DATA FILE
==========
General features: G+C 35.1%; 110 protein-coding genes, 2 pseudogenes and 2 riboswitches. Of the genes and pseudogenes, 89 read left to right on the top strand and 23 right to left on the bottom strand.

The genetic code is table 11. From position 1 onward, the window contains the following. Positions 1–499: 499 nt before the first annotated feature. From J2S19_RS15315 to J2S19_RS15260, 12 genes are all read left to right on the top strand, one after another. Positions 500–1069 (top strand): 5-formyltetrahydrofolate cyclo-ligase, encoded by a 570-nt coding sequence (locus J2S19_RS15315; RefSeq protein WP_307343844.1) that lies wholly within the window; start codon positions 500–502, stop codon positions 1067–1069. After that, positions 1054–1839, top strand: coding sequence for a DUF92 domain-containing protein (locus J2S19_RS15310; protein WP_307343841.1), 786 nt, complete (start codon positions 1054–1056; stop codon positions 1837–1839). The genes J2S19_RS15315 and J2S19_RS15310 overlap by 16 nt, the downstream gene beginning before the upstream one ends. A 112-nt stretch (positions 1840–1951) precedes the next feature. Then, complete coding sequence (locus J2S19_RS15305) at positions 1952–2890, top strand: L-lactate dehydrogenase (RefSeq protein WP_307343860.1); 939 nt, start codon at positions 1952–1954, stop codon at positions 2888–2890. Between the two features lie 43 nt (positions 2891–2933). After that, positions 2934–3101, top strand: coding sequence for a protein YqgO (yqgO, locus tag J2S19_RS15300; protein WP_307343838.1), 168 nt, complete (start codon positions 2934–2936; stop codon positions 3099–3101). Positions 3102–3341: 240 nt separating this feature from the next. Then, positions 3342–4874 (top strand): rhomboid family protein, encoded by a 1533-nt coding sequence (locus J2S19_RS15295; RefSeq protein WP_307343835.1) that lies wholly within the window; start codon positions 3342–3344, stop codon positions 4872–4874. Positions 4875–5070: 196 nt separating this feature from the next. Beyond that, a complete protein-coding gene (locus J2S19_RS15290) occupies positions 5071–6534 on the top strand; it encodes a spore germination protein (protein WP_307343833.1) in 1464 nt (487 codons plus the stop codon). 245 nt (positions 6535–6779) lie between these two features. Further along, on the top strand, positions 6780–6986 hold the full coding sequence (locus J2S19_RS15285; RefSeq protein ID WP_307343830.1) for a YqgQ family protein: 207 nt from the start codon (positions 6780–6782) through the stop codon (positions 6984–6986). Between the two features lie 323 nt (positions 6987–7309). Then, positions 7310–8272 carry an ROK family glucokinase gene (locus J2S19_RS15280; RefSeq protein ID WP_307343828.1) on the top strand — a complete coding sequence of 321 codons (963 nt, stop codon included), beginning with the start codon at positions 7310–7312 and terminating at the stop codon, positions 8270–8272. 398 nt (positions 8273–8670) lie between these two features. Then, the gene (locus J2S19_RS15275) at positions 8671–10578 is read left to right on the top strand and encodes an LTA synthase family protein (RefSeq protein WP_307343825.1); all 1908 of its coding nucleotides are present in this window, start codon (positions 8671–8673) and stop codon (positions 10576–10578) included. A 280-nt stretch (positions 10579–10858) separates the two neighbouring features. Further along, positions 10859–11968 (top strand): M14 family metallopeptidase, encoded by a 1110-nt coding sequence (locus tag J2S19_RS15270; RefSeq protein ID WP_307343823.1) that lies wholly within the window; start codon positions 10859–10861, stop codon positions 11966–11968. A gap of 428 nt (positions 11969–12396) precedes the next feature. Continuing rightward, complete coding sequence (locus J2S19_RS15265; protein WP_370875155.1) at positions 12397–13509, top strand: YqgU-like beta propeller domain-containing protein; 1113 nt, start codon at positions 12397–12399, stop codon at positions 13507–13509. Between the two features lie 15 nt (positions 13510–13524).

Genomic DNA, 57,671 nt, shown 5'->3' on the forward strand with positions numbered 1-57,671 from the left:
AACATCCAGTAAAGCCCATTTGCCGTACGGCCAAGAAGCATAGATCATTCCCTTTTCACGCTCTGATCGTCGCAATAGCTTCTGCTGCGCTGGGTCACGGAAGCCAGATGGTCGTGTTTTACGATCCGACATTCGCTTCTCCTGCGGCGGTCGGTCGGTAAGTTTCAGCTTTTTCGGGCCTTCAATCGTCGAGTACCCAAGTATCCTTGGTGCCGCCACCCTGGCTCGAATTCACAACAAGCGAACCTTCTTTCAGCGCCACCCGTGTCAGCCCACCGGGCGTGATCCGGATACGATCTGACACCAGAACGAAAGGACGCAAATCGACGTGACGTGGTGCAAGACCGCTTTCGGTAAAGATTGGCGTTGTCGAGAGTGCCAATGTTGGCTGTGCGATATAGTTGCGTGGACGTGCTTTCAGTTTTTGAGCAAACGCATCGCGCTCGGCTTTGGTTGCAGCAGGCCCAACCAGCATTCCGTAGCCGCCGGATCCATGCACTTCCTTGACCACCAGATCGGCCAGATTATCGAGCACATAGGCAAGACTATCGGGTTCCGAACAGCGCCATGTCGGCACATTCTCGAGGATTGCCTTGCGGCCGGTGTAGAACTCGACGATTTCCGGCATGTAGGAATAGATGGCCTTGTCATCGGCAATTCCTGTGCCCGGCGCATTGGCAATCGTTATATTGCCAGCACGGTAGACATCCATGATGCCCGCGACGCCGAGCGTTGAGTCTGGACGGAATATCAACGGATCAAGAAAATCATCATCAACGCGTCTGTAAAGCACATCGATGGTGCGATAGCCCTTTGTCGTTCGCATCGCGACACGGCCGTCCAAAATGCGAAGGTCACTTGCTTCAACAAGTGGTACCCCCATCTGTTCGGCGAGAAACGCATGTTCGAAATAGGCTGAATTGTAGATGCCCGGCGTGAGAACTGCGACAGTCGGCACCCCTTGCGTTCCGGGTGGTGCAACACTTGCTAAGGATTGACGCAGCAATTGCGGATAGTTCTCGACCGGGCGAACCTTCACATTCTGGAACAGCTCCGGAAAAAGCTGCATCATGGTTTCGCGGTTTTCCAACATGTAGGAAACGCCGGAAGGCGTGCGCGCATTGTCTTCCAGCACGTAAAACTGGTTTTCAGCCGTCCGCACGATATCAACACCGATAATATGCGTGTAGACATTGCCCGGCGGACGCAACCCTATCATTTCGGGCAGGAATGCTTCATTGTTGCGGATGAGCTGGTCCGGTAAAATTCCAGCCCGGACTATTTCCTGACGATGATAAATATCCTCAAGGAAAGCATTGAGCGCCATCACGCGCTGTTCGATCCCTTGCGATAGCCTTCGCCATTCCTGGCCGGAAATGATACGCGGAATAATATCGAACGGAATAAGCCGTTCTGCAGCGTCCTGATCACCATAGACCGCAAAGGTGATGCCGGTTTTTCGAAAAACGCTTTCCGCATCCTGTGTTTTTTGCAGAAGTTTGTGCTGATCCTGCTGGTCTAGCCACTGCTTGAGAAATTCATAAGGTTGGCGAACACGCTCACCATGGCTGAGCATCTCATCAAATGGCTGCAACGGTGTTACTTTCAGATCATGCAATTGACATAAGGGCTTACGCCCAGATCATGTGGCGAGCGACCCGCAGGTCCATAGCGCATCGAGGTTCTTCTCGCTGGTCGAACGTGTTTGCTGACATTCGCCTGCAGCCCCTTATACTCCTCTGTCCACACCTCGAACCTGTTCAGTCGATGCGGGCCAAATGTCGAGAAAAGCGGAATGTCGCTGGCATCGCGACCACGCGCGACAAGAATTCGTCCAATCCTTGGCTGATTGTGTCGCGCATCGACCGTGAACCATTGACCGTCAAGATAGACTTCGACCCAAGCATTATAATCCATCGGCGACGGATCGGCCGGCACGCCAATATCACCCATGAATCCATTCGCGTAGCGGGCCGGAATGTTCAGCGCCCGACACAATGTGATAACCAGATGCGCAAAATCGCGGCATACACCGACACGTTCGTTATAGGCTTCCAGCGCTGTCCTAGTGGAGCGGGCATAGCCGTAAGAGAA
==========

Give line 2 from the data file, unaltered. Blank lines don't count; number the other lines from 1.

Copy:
The genetic code is table 11. From position 1 onward, the window contains the following. Positions 1–499: 499 nt before the first annotated feature. From J2S19_RS15315 to J2S19_RS15260, 12 genes are all read left to right on the top strand, one after another. Positions 500–1069 (top strand): 5-formyltetrahydrofolate cyclo-ligase, encoded by a 570-nt coding sequence (locus J2S19_RS15315; RefSeq protein WP_307343844.1) that lies wholly within the window; start codon positions 500–502, stop codon positions 1067–1069. After that, positions 1054–1839, top strand: coding sequence for a DUF92 domain-containing protein (locus J2S19_RS15310; protein WP_307343841.1), 786 nt, complete (start codon positions 1054–1056; stop codon positions 1837–1839). The genes J2S19_RS15315 and J2S19_RS15310 overlap by 16 nt, the downstream gene beginning before the upstream one ends. A 112-nt stretch (positions 1840–1951) precedes the next feature. Then, complete coding sequence (locus J2S19_RS15305) at positions 1952–2890, top strand: L-lactate dehydrogenase (RefSeq protein WP_307343860.1); 939 nt, start codon at positions 1952–1954, stop codon at positions 2888–2890. Between the two features lie 43 nt (positions 2891–2933). After that, positions 2934–3101, top strand: coding sequence for a protein YqgO (yqgO, locus tag J2S19_RS15300; protein WP_307343838.1), 168 nt, complete (start codon positions 2934–2936; stop codon positions 3099–3101). Positions 3102–3341: 240 nt separating this feature from the next. Then, positions 3342–4874 (top strand): rhomboid family protein, encoded by a 1533-nt coding sequence (locus J2S19_RS15295; RefSeq protein WP_307343835.1) that lies wholly within the window; start codon positions 3342–3344, stop codon positions 4872–4874. Positions 4875–5070: 196 nt separating this feature from the next. Beyond that, a complete protein-coding gene (locus J2S19_RS15290) occupies positions 5071–6534 on the top strand; it encodes a spore germination protein (protein WP_307343833.1) in 1464 nt (487 codons plus the stop codon). 245 nt (positions 6535–6779) lie between these two features. Further along, on the top strand, positions 6780–6986 hold the full coding sequence (locus J2S19_RS15285; RefSeq protein ID WP_307343830.1) for a YqgQ family protein: 207 nt from the start codon (positions 6780–6782) through the stop codon (positions 6984–6986). Between the two features lie 323 nt (positions 6987–7309). Then, positions 7310–8272 carry an ROK family glucokinase gene (locus J2S19_RS15280; RefSeq protein ID WP_307343828.1) on the top strand — a complete coding sequence of 321 codons (963 nt, stop codon included), beginning with the start codon at positions 7310–7312 and terminating at the stop codon, positions 8270–8272. 398 nt (positions 8273–8670) lie between these two features. Then, the gene (locus J2S19_RS15275) at positions 8671–10578 is read left to right on the top strand and encodes an LTA synthase family protein (RefSeq protein WP_307343825.1); all 1908 of its coding nucleotides are present in this window, start codon (positions 8671–8673) and stop codon (positions 10576–10578) included. A 280-nt stretch (positions 10579–10858) separates the two neighbouring features. Further along, positions 10859–11968 (top strand): M14 family metallopeptidase, encoded by a 1110-nt coding sequence (locus tag J2S19_RS15270; RefSeq protein ID WP_307343823.1) that lies wholly within the window; start codon positions 10859–10861, stop codon positions 11966–11968. A gap of 428 nt (positions 11969–12396) precedes the next feature. Continuing rightward, complete coding sequence (locus J2S19_RS15265; protein WP_370875155.1) at positions 12397–13509, top strand: YqgU-like beta propeller domain-containing protein; 1113 nt, start codon at positions 12397–12399, stop codon at positions 13507–13509. Between the two features lie 15 nt (positions 13510–13524).